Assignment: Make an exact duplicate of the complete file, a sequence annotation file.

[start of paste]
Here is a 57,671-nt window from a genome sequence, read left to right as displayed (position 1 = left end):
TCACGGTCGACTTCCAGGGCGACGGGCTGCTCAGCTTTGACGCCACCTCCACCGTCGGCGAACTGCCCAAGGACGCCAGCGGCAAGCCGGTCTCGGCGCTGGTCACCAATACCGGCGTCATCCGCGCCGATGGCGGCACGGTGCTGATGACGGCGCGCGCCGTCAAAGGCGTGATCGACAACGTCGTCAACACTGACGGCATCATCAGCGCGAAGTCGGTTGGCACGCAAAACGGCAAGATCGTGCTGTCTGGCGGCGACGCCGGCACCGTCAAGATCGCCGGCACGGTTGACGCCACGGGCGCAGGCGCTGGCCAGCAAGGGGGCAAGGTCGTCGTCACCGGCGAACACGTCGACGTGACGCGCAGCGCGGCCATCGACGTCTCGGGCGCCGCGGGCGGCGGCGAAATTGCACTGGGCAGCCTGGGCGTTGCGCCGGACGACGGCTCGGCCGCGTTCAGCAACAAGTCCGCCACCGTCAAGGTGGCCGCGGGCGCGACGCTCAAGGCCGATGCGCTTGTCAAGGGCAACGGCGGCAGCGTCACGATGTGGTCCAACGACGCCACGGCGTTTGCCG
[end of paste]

Here is a 57,671-nt window from a genome sequence, read left to right as displayed (position 1 = left end):
TCACGGTCGACTTCCAGGGCGACGGGCTGCTCAGCTTTGACGCCACCTCCACCGTCGGCGAACTGCCCAAGGACGCCAGCGGCAAGCCGGTCTCGGCGCTGGTCACCAATACCGGCGTCATCCGCGCCGATGGCGGCACGGTGCTGATGACGGCGCGCGCCGTCAAAGGCGTGATCGACAACGTCGTCAACACTGACGGCATCATCAGCGCGAAGTCGGTTGGCACGCAAAACGGCAAGATCGTGCTGTCTGGCGGCGACGCCGGCACCGTCAAGATCGCCGGCACGGTTGACGCCACGGGCGCAGGCGCTGGCCAGCAAGGGGGCAAGGTCGTCGTCACCGGCGAACACGTCGACGTGACGCGCAGCGCGGCCATCGACGTCTCGGGCGCCGCGGGCGGCGGCGAAATTGCACTGGGCAGCCTGGGCGTTGCGCCGGACGACGGCTCGGCCGCGTTCAGCAACAAGTCCGCCACCGTCAAGGTGGCCGCGGGCGCGACGCTCAAGGCCGATGCGCTTGTCAAGGGCAACGGCGGCAGCGTCACGATGTGGTCCAACGACGCCACGGCGTTTGCCG